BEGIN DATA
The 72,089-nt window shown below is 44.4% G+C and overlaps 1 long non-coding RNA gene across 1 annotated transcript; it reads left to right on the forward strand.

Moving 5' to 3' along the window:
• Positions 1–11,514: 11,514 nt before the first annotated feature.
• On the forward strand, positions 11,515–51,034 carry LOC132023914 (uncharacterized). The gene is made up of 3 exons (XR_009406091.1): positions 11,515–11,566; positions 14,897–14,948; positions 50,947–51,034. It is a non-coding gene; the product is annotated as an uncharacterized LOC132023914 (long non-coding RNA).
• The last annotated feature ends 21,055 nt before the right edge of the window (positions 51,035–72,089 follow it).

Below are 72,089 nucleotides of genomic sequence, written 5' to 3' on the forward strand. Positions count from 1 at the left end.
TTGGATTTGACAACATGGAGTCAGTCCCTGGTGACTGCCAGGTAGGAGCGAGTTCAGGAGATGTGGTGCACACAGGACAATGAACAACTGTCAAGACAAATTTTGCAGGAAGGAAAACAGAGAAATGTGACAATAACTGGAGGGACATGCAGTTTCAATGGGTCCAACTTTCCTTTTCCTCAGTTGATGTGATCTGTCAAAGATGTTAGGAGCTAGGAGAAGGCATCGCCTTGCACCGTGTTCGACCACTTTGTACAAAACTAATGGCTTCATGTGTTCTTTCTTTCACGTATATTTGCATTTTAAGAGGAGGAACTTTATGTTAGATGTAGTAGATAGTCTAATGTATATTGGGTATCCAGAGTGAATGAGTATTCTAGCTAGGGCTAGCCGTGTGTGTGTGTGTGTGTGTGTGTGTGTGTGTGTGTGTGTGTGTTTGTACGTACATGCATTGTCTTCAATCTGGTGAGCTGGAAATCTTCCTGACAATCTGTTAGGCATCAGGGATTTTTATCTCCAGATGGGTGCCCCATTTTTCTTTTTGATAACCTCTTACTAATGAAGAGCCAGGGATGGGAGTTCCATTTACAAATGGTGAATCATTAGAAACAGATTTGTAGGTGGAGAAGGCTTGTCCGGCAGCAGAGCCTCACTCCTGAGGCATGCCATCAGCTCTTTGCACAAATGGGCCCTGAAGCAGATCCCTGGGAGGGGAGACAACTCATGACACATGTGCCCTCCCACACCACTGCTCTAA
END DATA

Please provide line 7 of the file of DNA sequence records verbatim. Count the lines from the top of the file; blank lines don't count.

TTGGATTTGACAACATGGAGTCAGTCCCTGGTGACTGCCAGGTAGGAGCGAGTTCAGGAGATGTGGTGCACACAGGACAATGAACAACTGTCAAGACAAATTTTGCAGGAAGGAAAACAGAGAAATGTGACAATAACTGGAGGGACATGCAGTTTCAATGGGTCCAACTTTCCTTTTCCTCAGTTGATGTGATCTGTCAAAGATGTTAGGAGCTAGGAGAAGGCATCGCCTTGCACCGTGTTCGACCACTTTGTACAAAACTAATGGCTTCATGTGTTCTTTCTTTCACGTATATTTGCATTTTAAGAGGAGGAACTTTATGTTAGATGTAGTAGATAGTCTAATGTATATTGGGTATCCAGAGTGAATGAGTATTCTAGCTAGGGCTAGCCGTGTGTGTGTGTGTGTGTGTGTGTGTGTGTGTGTGTGTGTGTGTTTGTACGTACATGCATTGTCTTCAATCTGGTGAGCTGGAAATCTTCCTGACAATCTGTTAGGCATCAGGGATTTTTATCTCCAGATGGGTGCCCCATTTTTCTTTTTGATAACCTCTTACTAATGAAGAGCCAGGGATGGGAGTTCCATTTACAAATGGTGAATCATTAGAAACAGATTTGTAGGTGGAGAAGGCTTGTCCGGCAGCAGAGCCTCACTCCTGAGGCATGCCATCAGCTCTTTGCACAAATGGGCCCTGAAGCAGATCCCTGGGAGGGGAGACAACTCATGACACATGTGCCCTCCCACACCACTGCTCTAA